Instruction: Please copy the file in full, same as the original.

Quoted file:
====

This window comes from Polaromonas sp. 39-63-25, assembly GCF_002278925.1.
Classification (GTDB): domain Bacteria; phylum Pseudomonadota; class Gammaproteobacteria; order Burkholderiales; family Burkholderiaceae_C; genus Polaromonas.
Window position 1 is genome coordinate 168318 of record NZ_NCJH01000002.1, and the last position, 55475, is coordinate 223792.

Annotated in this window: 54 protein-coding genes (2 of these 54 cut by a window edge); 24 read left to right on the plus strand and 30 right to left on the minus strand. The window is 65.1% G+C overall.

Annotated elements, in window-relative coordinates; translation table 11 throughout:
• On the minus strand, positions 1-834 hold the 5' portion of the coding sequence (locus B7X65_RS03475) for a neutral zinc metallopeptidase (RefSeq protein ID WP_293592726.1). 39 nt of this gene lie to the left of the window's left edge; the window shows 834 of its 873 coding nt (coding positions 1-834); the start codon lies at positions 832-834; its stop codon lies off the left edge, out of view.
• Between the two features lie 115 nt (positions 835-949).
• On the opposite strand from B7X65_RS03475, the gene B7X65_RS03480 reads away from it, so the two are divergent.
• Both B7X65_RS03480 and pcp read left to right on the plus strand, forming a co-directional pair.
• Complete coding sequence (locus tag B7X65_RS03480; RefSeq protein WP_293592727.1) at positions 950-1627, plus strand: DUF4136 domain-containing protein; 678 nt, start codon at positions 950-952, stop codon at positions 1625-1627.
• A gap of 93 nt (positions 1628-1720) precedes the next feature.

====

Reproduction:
This window comes from Polaromonas sp. 39-63-25, assembly GCF_002278925.1.
Classification (GTDB): domain Bacteria; phylum Pseudomonadota; class Gammaproteobacteria; order Burkholderiales; family Burkholderiaceae_C; genus Polaromonas.
Window position 1 is genome coordinate 168318 of record NZ_NCJH01000002.1, and the last position, 55475, is coordinate 223792.

Annotated in this window: 54 protein-coding genes (2 of these 54 cut by a window edge); 24 read left to right on the plus strand and 30 right to left on the minus strand. The window is 65.1% G+C overall.

Annotated elements, in window-relative coordinates; translation table 11 throughout:
• On the minus strand, positions 1-834 hold the 5' portion of the coding sequence (locus B7X65_RS03475) for a neutral zinc metallopeptidase (RefSeq protein ID WP_293592726.1). 39 nt of this gene lie to the left of the window's left edge; the window shows 834 of its 873 coding nt (coding positions 1-834); the start codon lies at positions 832-834; its stop codon lies off the left edge, out of view.
• Between the two features lie 115 nt (positions 835-949).
• On the opposite strand from B7X65_RS03475, the gene B7X65_RS03480 reads away from it, so the two are divergent.
• Both B7X65_RS03480 and pcp read left to right on the plus strand, forming a co-directional pair.
• Complete coding sequence (locus tag B7X65_RS03480; RefSeq protein WP_293592727.1) at positions 950-1627, plus strand: DUF4136 domain-containing protein; 678 nt, start codon at positions 950-952, stop codon at positions 1625-1627.
• A gap of 93 nt (positions 1628-1720) precedes the next feature.